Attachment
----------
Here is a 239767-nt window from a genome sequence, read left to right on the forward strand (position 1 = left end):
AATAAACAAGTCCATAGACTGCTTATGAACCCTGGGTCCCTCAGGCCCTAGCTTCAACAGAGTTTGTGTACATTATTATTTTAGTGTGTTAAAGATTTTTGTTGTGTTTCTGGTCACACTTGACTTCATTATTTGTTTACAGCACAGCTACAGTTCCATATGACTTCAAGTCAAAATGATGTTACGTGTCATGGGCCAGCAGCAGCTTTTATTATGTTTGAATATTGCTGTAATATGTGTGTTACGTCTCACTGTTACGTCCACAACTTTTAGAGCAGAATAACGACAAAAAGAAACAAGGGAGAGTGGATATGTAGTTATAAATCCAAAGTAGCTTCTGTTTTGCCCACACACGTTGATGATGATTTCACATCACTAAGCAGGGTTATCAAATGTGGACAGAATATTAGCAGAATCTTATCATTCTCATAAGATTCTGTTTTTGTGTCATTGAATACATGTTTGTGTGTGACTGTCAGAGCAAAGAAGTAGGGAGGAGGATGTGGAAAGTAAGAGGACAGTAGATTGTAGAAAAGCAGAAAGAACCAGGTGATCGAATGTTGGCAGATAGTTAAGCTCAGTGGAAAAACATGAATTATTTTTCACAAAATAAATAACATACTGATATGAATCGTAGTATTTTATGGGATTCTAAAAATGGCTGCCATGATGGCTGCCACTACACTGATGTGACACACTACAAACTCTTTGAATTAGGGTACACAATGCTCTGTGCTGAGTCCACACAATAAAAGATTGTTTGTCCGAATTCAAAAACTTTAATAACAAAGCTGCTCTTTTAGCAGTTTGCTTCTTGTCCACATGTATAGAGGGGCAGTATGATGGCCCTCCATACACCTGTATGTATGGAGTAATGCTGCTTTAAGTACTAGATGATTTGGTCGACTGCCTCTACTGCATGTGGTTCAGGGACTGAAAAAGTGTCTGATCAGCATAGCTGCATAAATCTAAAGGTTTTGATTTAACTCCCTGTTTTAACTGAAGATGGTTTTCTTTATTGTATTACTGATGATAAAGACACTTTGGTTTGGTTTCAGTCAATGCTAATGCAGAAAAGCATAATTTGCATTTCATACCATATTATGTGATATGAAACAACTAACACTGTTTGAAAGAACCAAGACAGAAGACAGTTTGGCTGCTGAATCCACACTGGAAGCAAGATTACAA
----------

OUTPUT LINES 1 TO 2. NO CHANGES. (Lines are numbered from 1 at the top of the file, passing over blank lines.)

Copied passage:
Here is a 239767-nt window from a genome sequence, read left to right on the forward strand (position 1 = left end):
AATAAACAAGTCCATAGACTGCTTATGAACCCTGGGTCCCTCAGGCCCTAGCTTCAACAGAGTTTGTGTACATTATTATTTTAGTGTGTTAAAGATTTTTGTTGTGTTTCTGGTCACACTTGACTTCATTATTTGTTTACAGCACAGCTACAGTTCCATATGACTTCAAGTCAAAATGATGTTACGTGTCATGGGCCAGCAGCAGCTTTTATTATGTTTGAATATTGCTGTAATATGTGTGTTACGTCTCACTGTTACGTCCACAACTTTTAGAGCAGAATAACGACAAAAAGAAACAAGGGAGAGTGGATATGTAGTTATAAATCCAAAGTAGCTTCTGTTTTGCCCACACACGTTGATGATGATTTCACATCACTAAGCAGGGTTATCAAATGTGGACAGAATATTAGCAGAATCTTATCATTCTCATAAGATTCTGTTTTTGTGTCATTGAATACATGTTTGTGTGTGACTGTCAGAGCAAAGAAGTAGGGAGGAGGATGTGGAAAGTAAGAGGACAGTAGATTGTAGAAAAGCAGAAAGAACCAGGTGATCGAATGTTGGCAGATAGTTAAGCTCAGTGGAAAAACATGAATTATTTTTCACAAAATAAATAACATACTGATATGAATCGTAGTATTTTATGGGATTCTAAAAATGGCTGCCATGATGGCTGCCACTACACTGATGTGACACACTACAAACTCTTTGAATTAGGGTACACAATGCTCTGTGCTGAGTCCACACAATAAAAGATTGTTTGTCCGAATTCAAAAACTTTAATAACAAAGCTGCTCTTTTAGCAGTTTGCTTCTTGTCCACATGTATAGAGGGGCAGTATGATGGCCCTCCATACACCTGTATGTATGGAGTAATGCTGCTTTAAGTACTAGATGATTTGGTCGACTGCCTCTACTGCATGTGGTTCAGGGACTGAAAAAGTGTCTGATCAGCATAGCTGCATAAATCTAAAGGTTTTGATTTAACTCCCTGTTTTAACTGAAGATGGTTTTCTTTATTGTATTACTGATGATAAAGACACTTTGGTTTGGTTTCAGTCAATGCTAATGCAGAAAAGCATAATTTGCATTTCATACCATATTATGTGATATGAAACAACTAACACTGTTTGAAAGAACCAAGACAGAAGACAGTTTGGCTGCTGAATCCACACTGGAAGCAAGATTACAA